CAIRO, EGYPT — With local crushing capacity increasing, Egypt’s soybean imports in 2019-20 are forecast to rise 14% compared to the previous year, according to an April 4 Global Agricultural Information Network report from the U.S. Department of Agriculture (USDA).

The USDA projects soybean imports at 4 million tonnes in 2019-20, up from 3.5 million tonnes in 2018-19.

Most of the imports will come from the United States, according to the USDA.

“Between October 2018 and February 2019, Egypt imported some 1.2 million tonnes of soybeans, 99% of which originated from the United States,” the USDA said. “U.S.-origin soybean exports to Egypt have risen to record levels since the onset of the U.S.-China trade tensions and China’s imposed retaliatory tariffs on U.S. soybeans.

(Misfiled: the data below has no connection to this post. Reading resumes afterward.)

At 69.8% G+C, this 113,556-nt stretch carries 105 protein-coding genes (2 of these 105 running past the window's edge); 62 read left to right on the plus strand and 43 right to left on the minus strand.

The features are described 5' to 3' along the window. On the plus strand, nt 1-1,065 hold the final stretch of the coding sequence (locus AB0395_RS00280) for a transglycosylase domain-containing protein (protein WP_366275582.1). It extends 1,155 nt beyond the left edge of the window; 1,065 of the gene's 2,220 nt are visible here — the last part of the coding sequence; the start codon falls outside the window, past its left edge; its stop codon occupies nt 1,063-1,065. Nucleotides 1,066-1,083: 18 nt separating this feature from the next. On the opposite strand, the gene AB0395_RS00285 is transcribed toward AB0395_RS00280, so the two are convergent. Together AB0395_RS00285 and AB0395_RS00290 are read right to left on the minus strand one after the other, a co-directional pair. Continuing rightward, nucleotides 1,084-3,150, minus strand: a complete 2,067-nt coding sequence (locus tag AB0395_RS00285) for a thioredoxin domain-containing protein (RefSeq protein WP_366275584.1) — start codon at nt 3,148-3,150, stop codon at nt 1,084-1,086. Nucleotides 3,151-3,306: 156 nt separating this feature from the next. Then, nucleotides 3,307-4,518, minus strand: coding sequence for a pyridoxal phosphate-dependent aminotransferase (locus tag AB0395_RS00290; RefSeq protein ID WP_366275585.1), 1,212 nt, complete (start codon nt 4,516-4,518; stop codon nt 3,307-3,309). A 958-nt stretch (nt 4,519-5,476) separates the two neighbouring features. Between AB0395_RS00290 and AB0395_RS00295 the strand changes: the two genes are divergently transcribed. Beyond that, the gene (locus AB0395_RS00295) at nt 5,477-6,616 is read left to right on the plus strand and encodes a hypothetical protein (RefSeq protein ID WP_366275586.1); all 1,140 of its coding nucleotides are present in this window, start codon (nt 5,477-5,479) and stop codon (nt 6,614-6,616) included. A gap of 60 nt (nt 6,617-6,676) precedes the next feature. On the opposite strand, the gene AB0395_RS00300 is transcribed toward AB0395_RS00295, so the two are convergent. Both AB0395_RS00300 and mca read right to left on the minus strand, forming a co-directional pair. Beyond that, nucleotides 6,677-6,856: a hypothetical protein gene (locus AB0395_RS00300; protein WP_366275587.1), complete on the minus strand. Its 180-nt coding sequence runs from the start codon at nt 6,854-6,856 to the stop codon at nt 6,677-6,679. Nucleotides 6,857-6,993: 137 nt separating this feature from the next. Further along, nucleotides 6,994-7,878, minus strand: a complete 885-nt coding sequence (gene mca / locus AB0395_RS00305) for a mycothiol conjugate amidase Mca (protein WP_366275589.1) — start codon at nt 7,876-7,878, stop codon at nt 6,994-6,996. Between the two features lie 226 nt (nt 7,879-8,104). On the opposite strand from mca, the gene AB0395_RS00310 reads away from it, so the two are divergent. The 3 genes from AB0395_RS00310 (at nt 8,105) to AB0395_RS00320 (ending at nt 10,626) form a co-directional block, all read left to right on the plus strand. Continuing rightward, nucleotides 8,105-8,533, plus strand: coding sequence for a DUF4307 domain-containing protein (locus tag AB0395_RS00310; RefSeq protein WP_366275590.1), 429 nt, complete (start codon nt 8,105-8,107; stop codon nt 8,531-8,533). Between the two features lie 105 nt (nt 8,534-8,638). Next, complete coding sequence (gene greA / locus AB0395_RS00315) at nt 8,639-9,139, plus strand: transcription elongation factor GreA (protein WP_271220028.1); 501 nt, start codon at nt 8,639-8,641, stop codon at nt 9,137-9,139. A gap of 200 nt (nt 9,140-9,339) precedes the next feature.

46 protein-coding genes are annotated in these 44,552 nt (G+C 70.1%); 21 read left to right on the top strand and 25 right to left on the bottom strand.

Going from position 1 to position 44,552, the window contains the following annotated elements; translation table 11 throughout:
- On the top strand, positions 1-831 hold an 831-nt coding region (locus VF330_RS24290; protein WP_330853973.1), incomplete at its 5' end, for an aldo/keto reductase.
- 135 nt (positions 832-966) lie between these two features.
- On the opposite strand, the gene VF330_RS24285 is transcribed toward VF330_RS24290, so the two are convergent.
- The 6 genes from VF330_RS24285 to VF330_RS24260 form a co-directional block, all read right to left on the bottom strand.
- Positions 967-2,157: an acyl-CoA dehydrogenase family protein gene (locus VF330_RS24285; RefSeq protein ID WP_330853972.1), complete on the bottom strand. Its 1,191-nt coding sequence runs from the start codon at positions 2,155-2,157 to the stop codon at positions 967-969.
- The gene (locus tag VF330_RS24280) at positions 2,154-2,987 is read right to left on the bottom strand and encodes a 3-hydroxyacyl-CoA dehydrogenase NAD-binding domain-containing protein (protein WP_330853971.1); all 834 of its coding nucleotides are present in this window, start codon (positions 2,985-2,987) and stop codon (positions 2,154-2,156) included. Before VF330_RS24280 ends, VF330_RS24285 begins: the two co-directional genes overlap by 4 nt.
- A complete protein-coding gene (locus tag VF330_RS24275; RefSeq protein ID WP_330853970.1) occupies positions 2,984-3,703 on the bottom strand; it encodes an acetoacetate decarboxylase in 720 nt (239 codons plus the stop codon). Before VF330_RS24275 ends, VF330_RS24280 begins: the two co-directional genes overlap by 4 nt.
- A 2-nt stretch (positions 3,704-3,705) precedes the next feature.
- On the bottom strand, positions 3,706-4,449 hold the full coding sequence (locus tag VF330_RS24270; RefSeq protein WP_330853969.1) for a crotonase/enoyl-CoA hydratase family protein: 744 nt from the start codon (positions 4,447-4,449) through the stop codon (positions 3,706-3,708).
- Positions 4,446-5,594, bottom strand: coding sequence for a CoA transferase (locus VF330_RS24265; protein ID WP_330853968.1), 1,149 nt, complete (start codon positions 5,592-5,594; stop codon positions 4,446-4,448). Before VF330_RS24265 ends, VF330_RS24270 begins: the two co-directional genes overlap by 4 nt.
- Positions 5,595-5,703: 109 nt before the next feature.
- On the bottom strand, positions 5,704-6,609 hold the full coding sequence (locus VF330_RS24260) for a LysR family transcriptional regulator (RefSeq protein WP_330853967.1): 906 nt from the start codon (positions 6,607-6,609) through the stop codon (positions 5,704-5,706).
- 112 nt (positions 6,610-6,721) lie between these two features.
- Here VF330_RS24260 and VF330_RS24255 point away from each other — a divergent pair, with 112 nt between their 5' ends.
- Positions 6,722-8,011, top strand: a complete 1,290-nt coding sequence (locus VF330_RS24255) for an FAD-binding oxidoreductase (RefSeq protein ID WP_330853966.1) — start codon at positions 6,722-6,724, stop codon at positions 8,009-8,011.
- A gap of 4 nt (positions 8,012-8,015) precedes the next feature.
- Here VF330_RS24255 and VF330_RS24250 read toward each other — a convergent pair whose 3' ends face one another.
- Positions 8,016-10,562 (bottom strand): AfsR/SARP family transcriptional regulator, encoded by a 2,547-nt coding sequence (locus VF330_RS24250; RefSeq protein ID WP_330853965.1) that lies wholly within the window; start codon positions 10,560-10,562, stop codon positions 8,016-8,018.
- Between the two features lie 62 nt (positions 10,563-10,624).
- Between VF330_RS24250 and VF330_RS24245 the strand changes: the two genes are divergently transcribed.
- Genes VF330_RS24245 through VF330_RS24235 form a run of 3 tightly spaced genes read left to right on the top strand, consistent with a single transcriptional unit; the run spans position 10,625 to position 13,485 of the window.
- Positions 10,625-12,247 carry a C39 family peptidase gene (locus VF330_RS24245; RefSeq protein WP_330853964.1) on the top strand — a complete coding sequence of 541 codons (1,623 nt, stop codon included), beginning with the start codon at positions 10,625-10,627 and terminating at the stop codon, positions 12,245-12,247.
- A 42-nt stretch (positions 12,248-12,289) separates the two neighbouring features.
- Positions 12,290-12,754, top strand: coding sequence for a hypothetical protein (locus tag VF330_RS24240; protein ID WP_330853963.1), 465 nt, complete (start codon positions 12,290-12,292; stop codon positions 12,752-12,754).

“With Brazil-origin soybeans commanding a premium, combined with drought-induced tight supplies in Argentina, Egyptian traders and crushers are turning to the highly efficient and affordable U.S. soybeans.”

Out of the 3.43 million tonnes of soybeans imported by Egypt in calendar year 2018, 3 million tonnes came for the United States, according to the USDA.

“Industry sources report that meals produced from U.S.-origin soybeans show better uniformity, less fiber and are more nutritive than that of other origins,” the USDA said.

The USDA forecasts Egypt’s soybean meal production in 2019-20 at 3 million tonnes, up 11% compared to the 2018-19 estimate.

“We attribute the increase in soybean meal production to expanded local crush capacity, seeking to meet the expanding demand of the local feed industry, as well as that of the refining sector aiming to produce high quality blended oil for human consumption,” the USDA said.